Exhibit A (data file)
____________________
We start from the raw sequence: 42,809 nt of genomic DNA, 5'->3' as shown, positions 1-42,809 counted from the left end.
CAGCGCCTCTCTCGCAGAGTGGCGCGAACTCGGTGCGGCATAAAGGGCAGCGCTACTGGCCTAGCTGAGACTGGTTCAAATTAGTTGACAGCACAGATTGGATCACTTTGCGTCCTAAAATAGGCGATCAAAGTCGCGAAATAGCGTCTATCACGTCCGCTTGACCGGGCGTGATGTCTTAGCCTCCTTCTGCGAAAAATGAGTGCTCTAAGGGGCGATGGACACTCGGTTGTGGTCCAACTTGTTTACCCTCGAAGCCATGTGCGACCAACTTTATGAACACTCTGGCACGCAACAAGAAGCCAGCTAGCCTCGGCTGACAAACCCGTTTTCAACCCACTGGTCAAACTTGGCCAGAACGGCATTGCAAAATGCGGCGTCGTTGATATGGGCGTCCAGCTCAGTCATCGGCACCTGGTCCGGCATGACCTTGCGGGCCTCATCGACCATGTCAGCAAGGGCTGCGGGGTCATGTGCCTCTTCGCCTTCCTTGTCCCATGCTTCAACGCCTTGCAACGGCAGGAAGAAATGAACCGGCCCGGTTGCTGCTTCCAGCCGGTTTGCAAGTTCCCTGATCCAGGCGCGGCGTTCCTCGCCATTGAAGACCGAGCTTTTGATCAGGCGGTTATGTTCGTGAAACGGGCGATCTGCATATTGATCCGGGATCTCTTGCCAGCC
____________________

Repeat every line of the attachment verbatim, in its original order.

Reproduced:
We start from the raw sequence: 42,809 nt of genomic DNA, 5'->3' as shown, positions 1-42,809 counted from the left end.
CAGCGCCTCTCTCGCAGAGTGGCGCGAACTCGGTGCGGCATAAAGGGCAGCGCTACTGGCCTAGCTGAGACTGGTTCAAATTAGTTGACAGCACAGATTGGATCACTTTGCGTCCTAAAATAGGCGATCAAAGTCGCGAAATAGCGTCTATCACGTCCGCTTGACCGGGCGTGATGTCTTAGCCTCCTTCTGCGAAAAATGAGTGCTCTAAGGGGCGATGGACACTCGGTTGTGGTCCAACTTGTTTACCCTCGAAGCCATGTGCGACCAACTTTATGAACACTCTGGCACGCAACAAGAAGCCAGCTAGCCTCGGCTGACAAACCCGTTTTCAACCCACTGGTCAAACTTGGCCAGAACGGCATTGCAAAATGCGGCGTCGTTGATATGGGCGTCCAGCTCAGTCATCGGCACCTGGTCCGGCATGACCTTGCGGGCCTCATCGACCATGTCAGCAAGGGCTGCGGGGTCATGTGCCTCTTCGCCTTCCTTGTCCCATGCTTCAACGCCTTGCAACGGCAGGAAGAAATGAACCGGCCCGGTTGCTGCTTCCAGCCGGTTTGCAAGTTCCCTGATCCAGGCGCGGCGTTCCTCGCCATTGAAGACCGAGCTTTTGATCAGGCGGTTATGTTCGTGAAACGGGCGATCTGCATATTGATCCGGGATCTCTTGCCAGCC